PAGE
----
Plant well rooted one or two year old plants in the spring. Dig a hole deep and wide enough to accommodate the root system. Place a handful of bonemean (phosphorus) in the bottom of the hole to help the root system get established quickly. Place the plant in the hole. The bottom roots should be at least 1 foot (30cm) below ground level. Mix in some peatmoss or compost with the planting soil. Replace the soil in the hole. Treat firmly to ensure that the vine is securely anchored in the ground. Give the vine a good watering. Grape plants should be spaced no closer than 5 feet (1.5m) within rows and 7 lfeet (2.1m) between rows. The soild immediately around the grape vine should be kept free of weeds or lawn grass during the early stages of growth.
TRAINING AND PRUNING
Grapes are normally trained with one vertical trunk and four horizontal canes (4 arm kniffen system) on a system of posts and wires. The wooden posts should be no closer than 10 feet (3m) and are often further apart than this. The posts hold 2 wires with the first wire spaced 3 feet (0.9m) above the ground, and teh second wire spaced 3 ft. (0.9m) above the first wire.
In the first year, allow one or two shoots to grow and tie these to the trellis. In the second year, choose one shoot to be the main trunk and prune the other one off. When the first shoot reaches the top wire tie it up and prune the terminal to encourage development of side shoots. As these develop retain 4 and prune out all the rest that develop. Tie these four shoots on to the wires, two on either side on the bottom wire and two on either side on the top wire.
Once the framework is established, prune the four side canes to total of 50 buds. leave a few buds spurs on the trunk near the wires to produce next years crop. After the first two years your grape vines will need to be pruned annually in March or early April. Remember that fruit is produced on current seasons growth, so without lots of new shoots you will not get a crop. Grape vines must be pruned hard every year. Remember that the largest grape bunches that ripen first and test the sweetest are produced close to the main trunk. Grape bunches at the end of long canes are smaller and later to mature.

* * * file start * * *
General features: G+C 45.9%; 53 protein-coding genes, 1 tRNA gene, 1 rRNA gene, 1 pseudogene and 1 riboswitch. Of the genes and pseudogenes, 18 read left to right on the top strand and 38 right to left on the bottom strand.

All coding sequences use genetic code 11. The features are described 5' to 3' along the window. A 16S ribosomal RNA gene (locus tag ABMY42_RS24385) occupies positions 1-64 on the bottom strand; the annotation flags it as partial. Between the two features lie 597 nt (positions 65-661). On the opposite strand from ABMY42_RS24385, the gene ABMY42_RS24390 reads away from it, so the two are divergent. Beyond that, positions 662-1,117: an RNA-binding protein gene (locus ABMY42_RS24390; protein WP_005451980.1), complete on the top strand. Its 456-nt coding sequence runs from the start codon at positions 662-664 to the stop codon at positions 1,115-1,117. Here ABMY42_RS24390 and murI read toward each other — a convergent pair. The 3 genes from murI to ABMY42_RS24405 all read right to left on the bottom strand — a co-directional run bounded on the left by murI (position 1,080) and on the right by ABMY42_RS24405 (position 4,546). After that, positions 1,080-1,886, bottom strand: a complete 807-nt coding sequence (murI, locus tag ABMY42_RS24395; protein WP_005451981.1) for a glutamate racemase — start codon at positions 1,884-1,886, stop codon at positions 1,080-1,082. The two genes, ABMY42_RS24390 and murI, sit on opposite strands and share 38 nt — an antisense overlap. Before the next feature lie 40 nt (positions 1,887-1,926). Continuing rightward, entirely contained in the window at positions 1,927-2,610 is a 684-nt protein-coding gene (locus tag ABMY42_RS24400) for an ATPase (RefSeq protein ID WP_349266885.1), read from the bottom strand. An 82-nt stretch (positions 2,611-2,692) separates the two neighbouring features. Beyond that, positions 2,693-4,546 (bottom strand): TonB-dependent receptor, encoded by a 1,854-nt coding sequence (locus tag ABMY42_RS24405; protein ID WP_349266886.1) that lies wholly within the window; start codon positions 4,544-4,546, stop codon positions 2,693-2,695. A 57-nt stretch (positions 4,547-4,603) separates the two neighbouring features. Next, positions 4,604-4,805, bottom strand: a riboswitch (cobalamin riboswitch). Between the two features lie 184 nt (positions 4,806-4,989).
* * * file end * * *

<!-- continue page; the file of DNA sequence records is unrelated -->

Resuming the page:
SOIL AND FERTILIZER
Soils in the Southern Interior are chronically low in organic matter and nitrogen. Minor elements such as magnesium, boron, and zinc may be low as well. If good weed control is practiced, no fertilizer should be required for the first two to three years. When the vine starts to crop in the spring use 1.1 lb. (0.5kg) of a complete fertilizer such as 12-16-12 (which also contains minor elements). Grape vines do not need as much nitrogen as fruit trees. Nitrogen stimulates late season growth which will not harden off before winter. Organiz growers should use approved organic sources of nutrients.
For fresh eating and wine making, harvest the grapes when both colour and flavour reach their peak. Grapes for jelly are harvested just before peak maturity.
Some of the more tender varieties may require winter protection. Vines can be untied and laid flat on the ground and covered with soil or straw. Faililng this, banking dirt or straw up around the trunk will provide some protection.
Grapes are very sensitive to fumes from 2,4-D and can be seriously damaged, so herbicides containing 2,4-D should not be used near grape plants.
Grape leafhoppers appear as small white flies that feed on the leaves and are annoying at harvest. Powdery mildew is a fungus disease that attacks leaves and fruit. A dull gray-white mat of fungal growth develops on leaves and fruit. Infected berries may crack open and dry up. Birds feed on grapes as they begin to ripen and can destroy crops. Netting is the only sure way to protect your grapes from bird damage. Check the B.C. Ministry of Agriculture and Food publicaion "Pest Control for the Home and Garden" for further information. Organic gardeners should use accepted organic control methods.
Thanks to John Price, P.Ag., Horticulturist